4. Conclusions of the Equality Officer
4.1 The complainant in the present case is a wheelchair user, and I am therefore satisfied that he is covered by the relevant discriminatory ground i.e. that he has a disability. In this case it is not disputed by the parties that the complainant sought to avail of accommodation at the respondent's hotel but was unable to do so because the type of bed available did not facilitate the use of a hoist. As a result the complainant was left with no option but to cancel the overnight reservation that he had made to stay at the hotel. In the circumstances, I am satisfied that the actions complained of actually occurred. In order for the complainant to establish a prima facie case of discrimination, he must show that the treatment he received was less favourable than that which would have been given to another person in similar circumstances who either did not have a disability or had a different disability. The respondent submitted that it had approx. 30 bedrooms in its hotel in April, 2004 and that all of these bedrooms were furnished with divan beds (i.e. beds without legs). The complainant required a bed with legs in order to facilitate the use of a hoist, however the respondent did not have the required type of bed in any of its bedrooms at that particular time. I note that in April, 2004 the respondent had designated one of the bedrooms in its hotel for use by persons with disabilities and that this room had been specially modified for such use, albeit in the present case that this room was not suitable for the complainant's specific requirements. I am satisfied that the respondent only had one specific type of bed i.e. a divan bed in its bedrooms and that any person availing of overnight accommodation at the hotel would have been obliged to make use of this type of bed. In the circumstances, I conclude that the treatment afforded the complainant was not less favourable than the treatment that would have been afforded to any other guest that sought to avail of overnight accommodation at the respondent's hotel at the time of this incident.
4.2 In the case of disability in considering whether discrimination occurred, further consideration must be made to the issue of the provision of reasonable accommodation to a disabled person. Section 4 of the Equal Status Act states as follows:
4. -- (1) For the purposes of this Act discrimination includes a refusal or failure by the provider of a service to do all that is reasonable to accommodate the needs of a person with a disability by providing special treatment or facilities, if without such special treatment or facilities it would be impossible or unduly difficult for the person to avail himself or herself of the service.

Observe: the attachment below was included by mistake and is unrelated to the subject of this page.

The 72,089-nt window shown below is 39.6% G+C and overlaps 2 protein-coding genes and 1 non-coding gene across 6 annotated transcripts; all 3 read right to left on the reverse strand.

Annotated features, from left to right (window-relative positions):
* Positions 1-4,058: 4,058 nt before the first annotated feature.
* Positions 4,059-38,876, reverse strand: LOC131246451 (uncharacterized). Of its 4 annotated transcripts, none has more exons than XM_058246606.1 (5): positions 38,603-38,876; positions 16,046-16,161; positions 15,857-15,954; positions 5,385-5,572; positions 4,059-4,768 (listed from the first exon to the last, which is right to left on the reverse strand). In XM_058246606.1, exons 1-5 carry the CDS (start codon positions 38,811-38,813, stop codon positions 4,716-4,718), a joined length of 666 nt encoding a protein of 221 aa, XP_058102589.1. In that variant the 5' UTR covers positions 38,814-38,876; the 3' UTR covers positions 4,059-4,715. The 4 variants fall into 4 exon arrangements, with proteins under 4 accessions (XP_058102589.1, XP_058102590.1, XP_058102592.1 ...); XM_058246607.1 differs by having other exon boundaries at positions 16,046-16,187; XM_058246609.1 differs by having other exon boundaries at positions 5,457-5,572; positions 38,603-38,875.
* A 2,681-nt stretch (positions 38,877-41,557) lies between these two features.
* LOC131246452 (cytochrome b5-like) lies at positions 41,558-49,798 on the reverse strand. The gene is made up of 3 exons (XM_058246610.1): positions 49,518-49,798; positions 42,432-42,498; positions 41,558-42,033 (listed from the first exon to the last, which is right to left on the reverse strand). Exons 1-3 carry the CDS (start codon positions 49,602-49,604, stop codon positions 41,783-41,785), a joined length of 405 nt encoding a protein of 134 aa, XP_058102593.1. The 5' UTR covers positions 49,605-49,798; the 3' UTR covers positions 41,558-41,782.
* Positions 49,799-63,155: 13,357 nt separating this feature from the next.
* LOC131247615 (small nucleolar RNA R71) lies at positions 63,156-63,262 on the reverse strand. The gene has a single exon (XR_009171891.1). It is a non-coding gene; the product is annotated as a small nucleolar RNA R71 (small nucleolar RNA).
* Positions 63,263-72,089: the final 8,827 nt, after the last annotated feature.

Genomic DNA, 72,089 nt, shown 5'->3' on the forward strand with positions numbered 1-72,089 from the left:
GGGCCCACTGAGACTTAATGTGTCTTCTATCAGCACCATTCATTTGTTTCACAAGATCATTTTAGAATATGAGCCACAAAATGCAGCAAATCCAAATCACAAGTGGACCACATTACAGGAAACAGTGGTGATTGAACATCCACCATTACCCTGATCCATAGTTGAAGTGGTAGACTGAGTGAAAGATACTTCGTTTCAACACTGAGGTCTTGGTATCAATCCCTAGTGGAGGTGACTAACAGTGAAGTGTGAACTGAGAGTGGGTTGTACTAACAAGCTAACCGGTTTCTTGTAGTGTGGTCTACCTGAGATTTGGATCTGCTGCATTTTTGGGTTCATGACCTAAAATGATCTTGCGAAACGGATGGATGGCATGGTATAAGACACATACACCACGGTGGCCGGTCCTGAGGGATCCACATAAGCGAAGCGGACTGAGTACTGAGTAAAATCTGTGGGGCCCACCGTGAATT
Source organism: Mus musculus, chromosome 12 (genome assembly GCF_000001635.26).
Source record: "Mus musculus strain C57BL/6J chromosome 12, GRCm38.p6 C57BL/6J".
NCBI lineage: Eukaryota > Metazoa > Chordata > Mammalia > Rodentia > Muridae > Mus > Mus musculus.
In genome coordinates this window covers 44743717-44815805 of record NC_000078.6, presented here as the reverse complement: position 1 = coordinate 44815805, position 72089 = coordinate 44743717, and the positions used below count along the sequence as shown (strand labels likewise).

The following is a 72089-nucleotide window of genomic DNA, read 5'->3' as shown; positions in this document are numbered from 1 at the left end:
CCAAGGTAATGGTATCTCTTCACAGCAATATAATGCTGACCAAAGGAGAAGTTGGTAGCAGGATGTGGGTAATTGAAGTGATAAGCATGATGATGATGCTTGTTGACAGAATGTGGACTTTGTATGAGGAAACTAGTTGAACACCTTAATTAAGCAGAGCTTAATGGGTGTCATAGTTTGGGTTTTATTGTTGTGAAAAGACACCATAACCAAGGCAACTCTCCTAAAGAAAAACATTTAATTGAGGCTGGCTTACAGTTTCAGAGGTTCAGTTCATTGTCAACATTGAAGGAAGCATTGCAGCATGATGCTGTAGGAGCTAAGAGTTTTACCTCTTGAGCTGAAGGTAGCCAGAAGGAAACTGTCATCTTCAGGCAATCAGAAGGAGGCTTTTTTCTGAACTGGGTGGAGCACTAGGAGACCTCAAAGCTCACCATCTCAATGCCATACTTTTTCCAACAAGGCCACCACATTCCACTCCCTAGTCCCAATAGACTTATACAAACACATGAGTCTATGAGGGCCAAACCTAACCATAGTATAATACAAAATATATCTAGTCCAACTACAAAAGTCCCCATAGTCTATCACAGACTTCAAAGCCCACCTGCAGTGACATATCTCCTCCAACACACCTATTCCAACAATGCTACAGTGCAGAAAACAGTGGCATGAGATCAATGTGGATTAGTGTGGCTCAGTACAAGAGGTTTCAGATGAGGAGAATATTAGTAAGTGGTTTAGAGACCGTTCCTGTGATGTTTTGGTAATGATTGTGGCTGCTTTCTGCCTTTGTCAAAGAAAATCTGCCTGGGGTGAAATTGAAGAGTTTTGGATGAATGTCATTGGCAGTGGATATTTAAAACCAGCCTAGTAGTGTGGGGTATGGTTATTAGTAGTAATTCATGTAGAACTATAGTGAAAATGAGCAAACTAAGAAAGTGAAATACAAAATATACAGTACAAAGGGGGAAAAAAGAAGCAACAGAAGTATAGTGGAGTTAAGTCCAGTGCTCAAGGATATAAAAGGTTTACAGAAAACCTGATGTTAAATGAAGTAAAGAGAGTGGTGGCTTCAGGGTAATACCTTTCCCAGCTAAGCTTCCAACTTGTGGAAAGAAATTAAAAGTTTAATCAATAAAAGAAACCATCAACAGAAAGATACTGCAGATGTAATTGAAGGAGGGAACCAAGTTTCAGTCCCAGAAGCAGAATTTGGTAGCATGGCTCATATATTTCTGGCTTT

(2) A refusal or failure to provide the special treatment or facilities to which subsection (1) refers shall not be deemed reasonable unless such provision would give rise to a cost, other than a nominal cost, to the provider of the service in question.
(3) A refusal or failure to provide the special treatment or facilities to which subsection (1) refers does not constitute discrimination if, by virtue of another provision of this Act, a refusal or failure to provide the service in question to that person would not constitute discrimination.
(4) Where a person has a disability that, in the circumstances, could cause harm to the person or to others, treating the person differently to the extent reasonably necessary to prevent such harm does not constitute discrimination...
The respondent has submitted that it is wheelchair friendly hotel and that the first time it became aware of the limitations presented by a divan bed to certain wheelchair users was when the complainant sought a bed with legs on 9th April, 2004. The respondent has further submitted that the requirement to provide beds with legs is an exceptional rather than a common requirement for wheelchair users. In this regard, the respondent has referred to guidelines published by the National Disability Authority and the Failte Ireland Validated Access Scheme and it contends that these guidelines do not recommend the provision of beds with legs in advising on wheelchair friendly facilities. As part of my deliberations on this issue, I have examined the aforementioned guidelines (which were applicable at the time of the alleged discrimination in April, 2004) and I am satisfied that neither of these bodies recommended that hotels provide beds with legs in order to facilitate certain wheelchair users i.e. those that require the use of a hoist. In the circumstances, I conclude that the respondent was not in breach of the best practice guidelines issued by two reputable organisations with regard to the provision of facilities for people with disabilities. I am therefore satisfied that the respondent could not have reasonably been expected to be aware of any requirement to provide beds with legs in order to facilitate certain wheelchair users prior to it being brought to its attention by the complainant on 9th April, 2004.